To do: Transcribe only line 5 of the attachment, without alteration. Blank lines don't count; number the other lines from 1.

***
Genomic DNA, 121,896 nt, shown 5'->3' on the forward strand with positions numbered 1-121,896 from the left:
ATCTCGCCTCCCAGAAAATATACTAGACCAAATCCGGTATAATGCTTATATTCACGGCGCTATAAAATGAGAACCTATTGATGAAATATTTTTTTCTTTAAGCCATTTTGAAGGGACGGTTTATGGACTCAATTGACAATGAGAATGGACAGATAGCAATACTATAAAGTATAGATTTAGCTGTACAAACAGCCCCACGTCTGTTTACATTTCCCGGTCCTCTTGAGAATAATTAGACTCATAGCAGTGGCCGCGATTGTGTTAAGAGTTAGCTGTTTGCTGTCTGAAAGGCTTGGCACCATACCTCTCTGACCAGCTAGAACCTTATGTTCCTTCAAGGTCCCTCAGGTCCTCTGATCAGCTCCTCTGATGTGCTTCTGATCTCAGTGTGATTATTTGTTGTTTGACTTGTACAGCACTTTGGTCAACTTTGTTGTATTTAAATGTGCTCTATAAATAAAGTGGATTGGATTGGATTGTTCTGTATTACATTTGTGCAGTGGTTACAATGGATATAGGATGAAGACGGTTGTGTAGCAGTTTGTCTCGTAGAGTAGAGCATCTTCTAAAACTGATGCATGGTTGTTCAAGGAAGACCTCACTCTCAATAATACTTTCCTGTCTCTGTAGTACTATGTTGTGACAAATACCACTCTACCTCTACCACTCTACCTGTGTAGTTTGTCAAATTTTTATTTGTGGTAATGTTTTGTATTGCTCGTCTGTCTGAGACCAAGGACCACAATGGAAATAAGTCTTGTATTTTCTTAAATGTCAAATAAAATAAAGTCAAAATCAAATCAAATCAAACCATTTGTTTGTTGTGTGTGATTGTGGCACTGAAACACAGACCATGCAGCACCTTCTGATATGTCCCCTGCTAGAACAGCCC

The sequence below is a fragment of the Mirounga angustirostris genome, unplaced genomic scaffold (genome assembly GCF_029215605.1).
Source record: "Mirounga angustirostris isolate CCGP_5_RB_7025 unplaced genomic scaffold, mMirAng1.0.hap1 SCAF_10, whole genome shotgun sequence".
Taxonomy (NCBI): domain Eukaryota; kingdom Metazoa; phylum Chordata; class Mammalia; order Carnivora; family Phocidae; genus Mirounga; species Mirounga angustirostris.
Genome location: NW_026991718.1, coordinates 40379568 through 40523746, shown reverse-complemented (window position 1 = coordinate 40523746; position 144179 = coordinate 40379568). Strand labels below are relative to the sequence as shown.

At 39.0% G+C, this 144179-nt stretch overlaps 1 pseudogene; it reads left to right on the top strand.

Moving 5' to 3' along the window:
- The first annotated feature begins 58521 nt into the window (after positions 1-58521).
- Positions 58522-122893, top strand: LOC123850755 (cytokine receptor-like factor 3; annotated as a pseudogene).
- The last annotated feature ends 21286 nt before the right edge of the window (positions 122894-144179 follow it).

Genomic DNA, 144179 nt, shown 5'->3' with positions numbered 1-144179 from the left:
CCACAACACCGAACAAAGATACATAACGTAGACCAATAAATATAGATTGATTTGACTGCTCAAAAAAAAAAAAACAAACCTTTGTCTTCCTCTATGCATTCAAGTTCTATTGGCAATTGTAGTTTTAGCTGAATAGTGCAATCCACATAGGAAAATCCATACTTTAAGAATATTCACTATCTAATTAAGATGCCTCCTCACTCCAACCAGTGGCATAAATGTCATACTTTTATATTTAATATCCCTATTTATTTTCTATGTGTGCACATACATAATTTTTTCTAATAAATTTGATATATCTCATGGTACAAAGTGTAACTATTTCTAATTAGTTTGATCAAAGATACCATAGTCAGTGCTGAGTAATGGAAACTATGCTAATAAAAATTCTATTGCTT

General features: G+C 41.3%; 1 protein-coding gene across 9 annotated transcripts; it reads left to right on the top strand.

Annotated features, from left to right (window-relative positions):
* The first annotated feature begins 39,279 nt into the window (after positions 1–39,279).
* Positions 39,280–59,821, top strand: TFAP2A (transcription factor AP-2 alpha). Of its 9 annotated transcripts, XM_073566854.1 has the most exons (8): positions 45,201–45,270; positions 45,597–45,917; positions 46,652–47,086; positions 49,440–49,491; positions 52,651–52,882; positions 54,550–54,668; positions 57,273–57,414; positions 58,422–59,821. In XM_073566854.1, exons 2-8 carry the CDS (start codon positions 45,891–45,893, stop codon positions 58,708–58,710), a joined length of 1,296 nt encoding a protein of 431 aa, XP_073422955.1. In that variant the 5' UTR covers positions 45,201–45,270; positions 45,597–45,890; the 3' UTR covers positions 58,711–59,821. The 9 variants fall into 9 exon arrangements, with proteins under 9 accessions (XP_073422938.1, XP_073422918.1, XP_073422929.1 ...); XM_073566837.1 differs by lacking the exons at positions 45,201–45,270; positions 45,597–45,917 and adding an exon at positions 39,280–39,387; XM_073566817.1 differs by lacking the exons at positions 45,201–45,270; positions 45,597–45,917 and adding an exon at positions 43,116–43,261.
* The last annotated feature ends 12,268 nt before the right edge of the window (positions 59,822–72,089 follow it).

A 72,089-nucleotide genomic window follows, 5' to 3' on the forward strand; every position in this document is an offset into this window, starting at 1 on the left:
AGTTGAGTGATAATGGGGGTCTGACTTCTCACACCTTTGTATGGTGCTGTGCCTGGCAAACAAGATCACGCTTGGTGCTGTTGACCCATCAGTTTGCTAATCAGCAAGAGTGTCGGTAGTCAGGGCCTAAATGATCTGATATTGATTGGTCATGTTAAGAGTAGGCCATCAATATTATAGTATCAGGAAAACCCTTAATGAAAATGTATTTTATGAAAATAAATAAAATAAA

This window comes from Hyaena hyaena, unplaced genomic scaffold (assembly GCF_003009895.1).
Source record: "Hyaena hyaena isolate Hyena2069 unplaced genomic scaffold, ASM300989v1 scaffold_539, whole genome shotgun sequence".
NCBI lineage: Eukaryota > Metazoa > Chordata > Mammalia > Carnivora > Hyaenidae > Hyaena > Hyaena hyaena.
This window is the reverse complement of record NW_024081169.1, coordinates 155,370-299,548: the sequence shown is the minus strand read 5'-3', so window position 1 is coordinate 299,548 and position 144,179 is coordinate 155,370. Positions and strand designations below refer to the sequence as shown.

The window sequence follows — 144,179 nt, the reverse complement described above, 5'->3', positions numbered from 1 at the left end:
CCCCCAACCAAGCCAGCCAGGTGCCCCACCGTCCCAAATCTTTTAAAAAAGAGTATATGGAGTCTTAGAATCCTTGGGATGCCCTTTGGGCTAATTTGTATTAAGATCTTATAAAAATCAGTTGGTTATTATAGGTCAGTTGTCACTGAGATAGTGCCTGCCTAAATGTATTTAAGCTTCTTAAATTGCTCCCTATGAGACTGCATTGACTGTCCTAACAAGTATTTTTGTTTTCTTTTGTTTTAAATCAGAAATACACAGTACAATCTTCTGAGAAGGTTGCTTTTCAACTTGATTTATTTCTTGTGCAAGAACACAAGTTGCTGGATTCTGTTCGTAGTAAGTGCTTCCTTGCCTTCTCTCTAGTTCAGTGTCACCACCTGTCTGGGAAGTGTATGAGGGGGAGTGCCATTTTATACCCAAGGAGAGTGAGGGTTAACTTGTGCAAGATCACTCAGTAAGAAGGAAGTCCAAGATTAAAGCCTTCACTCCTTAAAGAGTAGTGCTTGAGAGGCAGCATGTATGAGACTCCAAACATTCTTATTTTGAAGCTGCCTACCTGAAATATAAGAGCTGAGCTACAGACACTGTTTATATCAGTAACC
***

Taxonomy (NCBI): domain Eukaryota; kingdom Metazoa; phylum Chordata; class Mammalia; order Carnivora; family Phocidae; genus Mirounga; species Mirounga angustirostris.